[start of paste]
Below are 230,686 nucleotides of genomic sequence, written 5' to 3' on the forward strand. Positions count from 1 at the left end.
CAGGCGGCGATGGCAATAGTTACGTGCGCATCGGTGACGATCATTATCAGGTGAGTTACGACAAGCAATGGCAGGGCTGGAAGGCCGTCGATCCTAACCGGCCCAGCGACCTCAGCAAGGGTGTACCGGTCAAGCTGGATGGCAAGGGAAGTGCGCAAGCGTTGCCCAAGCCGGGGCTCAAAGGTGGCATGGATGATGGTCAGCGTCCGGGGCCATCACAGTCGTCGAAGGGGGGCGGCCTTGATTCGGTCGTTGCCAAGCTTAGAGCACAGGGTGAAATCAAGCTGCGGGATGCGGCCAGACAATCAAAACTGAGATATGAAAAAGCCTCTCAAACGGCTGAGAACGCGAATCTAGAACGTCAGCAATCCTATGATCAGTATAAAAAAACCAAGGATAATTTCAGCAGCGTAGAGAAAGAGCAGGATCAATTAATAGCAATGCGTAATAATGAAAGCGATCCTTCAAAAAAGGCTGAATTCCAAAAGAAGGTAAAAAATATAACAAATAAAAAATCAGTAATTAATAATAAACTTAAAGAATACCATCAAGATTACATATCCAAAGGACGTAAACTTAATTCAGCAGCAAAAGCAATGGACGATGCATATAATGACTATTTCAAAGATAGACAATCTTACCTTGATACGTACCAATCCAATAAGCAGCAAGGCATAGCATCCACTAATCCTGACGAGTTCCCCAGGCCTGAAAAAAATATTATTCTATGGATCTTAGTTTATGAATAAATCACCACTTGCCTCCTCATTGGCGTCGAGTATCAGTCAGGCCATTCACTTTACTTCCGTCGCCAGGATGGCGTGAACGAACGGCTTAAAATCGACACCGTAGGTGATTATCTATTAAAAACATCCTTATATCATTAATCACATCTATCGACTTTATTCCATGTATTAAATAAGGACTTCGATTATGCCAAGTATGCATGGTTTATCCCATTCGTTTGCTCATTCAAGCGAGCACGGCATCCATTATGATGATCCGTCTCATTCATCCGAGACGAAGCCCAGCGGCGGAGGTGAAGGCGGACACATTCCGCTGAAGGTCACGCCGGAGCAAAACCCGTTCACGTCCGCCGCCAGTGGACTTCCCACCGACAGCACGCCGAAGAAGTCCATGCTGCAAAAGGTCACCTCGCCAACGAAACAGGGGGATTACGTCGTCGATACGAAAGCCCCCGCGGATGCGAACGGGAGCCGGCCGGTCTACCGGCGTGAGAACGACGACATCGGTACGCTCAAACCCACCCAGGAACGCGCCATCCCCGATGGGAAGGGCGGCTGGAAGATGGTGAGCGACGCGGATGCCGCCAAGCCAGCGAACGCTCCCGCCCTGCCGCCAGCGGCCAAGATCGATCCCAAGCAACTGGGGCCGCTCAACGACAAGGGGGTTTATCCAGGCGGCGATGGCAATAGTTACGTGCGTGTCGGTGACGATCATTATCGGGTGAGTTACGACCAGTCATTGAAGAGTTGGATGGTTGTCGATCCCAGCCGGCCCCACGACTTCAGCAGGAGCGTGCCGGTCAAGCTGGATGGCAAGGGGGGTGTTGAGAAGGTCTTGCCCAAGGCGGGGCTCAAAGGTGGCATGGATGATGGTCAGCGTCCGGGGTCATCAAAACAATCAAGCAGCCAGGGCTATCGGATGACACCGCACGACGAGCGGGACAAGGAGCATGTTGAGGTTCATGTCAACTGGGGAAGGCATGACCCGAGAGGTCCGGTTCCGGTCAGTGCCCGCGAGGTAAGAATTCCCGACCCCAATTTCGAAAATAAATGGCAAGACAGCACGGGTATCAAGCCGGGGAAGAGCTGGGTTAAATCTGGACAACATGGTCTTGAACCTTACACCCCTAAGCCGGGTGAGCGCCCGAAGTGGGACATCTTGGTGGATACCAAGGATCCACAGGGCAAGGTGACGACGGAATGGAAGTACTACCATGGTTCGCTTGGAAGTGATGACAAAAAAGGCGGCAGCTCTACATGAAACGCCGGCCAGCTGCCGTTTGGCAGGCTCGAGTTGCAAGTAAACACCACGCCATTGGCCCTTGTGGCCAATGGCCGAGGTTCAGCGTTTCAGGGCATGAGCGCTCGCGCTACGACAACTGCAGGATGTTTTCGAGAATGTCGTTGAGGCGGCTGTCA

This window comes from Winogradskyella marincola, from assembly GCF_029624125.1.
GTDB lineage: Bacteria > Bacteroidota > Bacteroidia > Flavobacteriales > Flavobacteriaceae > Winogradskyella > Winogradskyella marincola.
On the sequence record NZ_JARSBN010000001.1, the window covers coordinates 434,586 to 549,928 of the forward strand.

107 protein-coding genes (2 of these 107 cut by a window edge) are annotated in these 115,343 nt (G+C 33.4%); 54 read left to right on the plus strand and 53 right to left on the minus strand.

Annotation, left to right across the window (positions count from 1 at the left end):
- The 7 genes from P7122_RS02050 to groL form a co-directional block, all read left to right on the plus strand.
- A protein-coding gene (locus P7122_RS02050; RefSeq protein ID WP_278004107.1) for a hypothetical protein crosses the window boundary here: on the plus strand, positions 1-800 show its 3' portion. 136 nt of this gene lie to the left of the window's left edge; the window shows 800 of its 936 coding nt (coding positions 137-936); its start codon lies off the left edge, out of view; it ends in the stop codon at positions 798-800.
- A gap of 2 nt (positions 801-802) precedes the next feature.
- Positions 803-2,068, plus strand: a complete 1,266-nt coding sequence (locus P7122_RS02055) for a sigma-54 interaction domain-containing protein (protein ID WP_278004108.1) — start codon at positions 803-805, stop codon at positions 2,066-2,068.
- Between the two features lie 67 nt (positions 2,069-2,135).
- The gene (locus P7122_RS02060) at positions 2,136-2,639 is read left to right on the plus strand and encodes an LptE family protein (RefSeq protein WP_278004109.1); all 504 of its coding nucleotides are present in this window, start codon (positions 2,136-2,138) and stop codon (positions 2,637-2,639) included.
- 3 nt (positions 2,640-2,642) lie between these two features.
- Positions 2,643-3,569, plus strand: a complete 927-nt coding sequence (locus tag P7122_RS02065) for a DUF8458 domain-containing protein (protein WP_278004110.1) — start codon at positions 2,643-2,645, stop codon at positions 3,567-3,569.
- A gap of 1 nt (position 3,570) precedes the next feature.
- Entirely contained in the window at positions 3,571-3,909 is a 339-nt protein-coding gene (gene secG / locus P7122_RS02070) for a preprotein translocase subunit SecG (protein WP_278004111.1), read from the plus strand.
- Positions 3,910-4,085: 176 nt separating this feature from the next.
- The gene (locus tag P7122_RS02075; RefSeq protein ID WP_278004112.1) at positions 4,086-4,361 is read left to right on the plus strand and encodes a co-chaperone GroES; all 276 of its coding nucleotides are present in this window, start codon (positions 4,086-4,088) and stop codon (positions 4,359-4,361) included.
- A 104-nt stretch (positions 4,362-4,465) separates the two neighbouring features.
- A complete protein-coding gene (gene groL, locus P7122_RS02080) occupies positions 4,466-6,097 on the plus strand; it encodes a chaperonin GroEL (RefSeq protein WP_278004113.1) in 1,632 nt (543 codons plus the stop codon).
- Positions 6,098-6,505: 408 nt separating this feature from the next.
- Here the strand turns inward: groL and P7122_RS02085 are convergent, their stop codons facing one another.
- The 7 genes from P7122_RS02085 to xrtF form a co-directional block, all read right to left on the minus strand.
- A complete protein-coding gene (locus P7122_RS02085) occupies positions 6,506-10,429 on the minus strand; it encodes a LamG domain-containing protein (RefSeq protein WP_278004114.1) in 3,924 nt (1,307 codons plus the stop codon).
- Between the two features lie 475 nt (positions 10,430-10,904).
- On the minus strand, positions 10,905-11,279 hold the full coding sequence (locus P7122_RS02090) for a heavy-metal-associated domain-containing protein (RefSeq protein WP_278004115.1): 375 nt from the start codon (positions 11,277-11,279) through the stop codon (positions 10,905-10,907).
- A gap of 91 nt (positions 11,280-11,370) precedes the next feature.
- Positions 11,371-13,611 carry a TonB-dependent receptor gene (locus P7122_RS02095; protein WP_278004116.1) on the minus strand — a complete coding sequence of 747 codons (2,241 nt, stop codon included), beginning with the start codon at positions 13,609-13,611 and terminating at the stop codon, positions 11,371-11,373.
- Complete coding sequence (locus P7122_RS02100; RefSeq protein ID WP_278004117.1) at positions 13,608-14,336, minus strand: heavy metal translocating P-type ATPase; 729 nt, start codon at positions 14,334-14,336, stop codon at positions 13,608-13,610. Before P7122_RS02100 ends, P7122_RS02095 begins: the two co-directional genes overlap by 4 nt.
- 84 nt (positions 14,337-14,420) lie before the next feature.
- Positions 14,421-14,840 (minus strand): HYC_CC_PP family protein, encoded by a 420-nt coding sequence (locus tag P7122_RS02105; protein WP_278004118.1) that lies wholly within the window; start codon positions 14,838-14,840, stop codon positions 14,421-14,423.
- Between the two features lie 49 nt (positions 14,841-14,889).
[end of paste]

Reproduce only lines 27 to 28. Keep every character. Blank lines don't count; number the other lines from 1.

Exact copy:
- On the minus strand, positions 10,905-11,279 hold the full coding sequence (locus P7122_RS02090) for a heavy-metal-associated domain-containing protein (RefSeq protein WP_278004115.1): 375 nt from the start codon (positions 11,277-11,279) through the stop codon (positions 10,905-10,907).
- A gap of 91 nt (positions 11,280-11,370) precedes the next feature.